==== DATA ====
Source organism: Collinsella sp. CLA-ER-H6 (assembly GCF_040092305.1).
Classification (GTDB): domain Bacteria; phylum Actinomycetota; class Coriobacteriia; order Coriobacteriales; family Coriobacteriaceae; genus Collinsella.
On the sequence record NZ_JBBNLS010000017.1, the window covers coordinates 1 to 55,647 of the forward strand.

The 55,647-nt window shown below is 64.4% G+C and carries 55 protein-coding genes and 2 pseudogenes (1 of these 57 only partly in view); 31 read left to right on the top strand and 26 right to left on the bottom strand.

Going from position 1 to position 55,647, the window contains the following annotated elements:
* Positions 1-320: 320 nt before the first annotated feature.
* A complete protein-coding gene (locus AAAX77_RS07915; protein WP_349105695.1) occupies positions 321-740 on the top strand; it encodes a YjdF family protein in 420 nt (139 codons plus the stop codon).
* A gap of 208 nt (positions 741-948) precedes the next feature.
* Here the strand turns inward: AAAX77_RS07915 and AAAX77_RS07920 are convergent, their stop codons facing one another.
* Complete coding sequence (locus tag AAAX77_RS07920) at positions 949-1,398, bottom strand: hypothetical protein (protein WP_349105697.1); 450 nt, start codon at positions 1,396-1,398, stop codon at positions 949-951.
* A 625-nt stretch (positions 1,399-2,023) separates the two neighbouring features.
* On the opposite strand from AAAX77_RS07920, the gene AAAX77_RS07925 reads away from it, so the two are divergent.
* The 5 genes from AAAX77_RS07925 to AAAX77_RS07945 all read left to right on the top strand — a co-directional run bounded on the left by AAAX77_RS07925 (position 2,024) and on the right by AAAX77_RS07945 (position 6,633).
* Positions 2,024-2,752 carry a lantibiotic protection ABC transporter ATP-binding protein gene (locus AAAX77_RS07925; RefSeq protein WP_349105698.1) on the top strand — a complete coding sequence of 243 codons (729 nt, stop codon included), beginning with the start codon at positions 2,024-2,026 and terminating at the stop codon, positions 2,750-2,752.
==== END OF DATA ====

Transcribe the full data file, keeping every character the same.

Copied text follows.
Source organism: Collinsella sp. CLA-ER-H6 (assembly GCF_040092305.1).
Classification (GTDB): domain Bacteria; phylum Actinomycetota; class Coriobacteriia; order Coriobacteriales; family Coriobacteriaceae; genus Collinsella.
On the sequence record NZ_JBBNLS010000017.1, the window covers coordinates 1 to 55,647 of the forward strand.

The 55,647-nt window shown below is 64.4% G+C and carries 55 protein-coding genes and 2 pseudogenes (1 of these 57 only partly in view); 31 read left to right on the top strand and 26 right to left on the bottom strand.

Going from position 1 to position 55,647, the window contains the following annotated elements:
* Positions 1-320: 320 nt before the first annotated feature.
* A complete protein-coding gene (locus AAAX77_RS07915; protein WP_349105695.1) occupies positions 321-740 on the top strand; it encodes a YjdF family protein in 420 nt (139 codons plus the stop codon).
* A gap of 208 nt (positions 741-948) precedes the next feature.
* Here the strand turns inward: AAAX77_RS07915 and AAAX77_RS07920 are convergent, their stop codons facing one another.
* Complete coding sequence (locus tag AAAX77_RS07920) at positions 949-1,398, bottom strand: hypothetical protein (protein WP_349105697.1); 450 nt, start codon at positions 1,396-1,398, stop codon at positions 949-951.
* A 625-nt stretch (positions 1,399-2,023) separates the two neighbouring features.
* On the opposite strand from AAAX77_RS07920, the gene AAAX77_RS07925 reads away from it, so the two are divergent.
* The 5 genes from AAAX77_RS07925 to AAAX77_RS07945 all read left to right on the top strand — a co-directional run bounded on the left by AAAX77_RS07925 (position 2,024) and on the right by AAAX77_RS07945 (position 6,633).
* Positions 2,024-2,752 carry a lantibiotic protection ABC transporter ATP-binding protein gene (locus AAAX77_RS07925; RefSeq protein WP_349105698.1) on the top strand — a complete coding sequence of 243 codons (729 nt, stop codon included), beginning with the start codon at positions 2,024-2,026 and terminating at the stop codon, positions 2,750-2,752.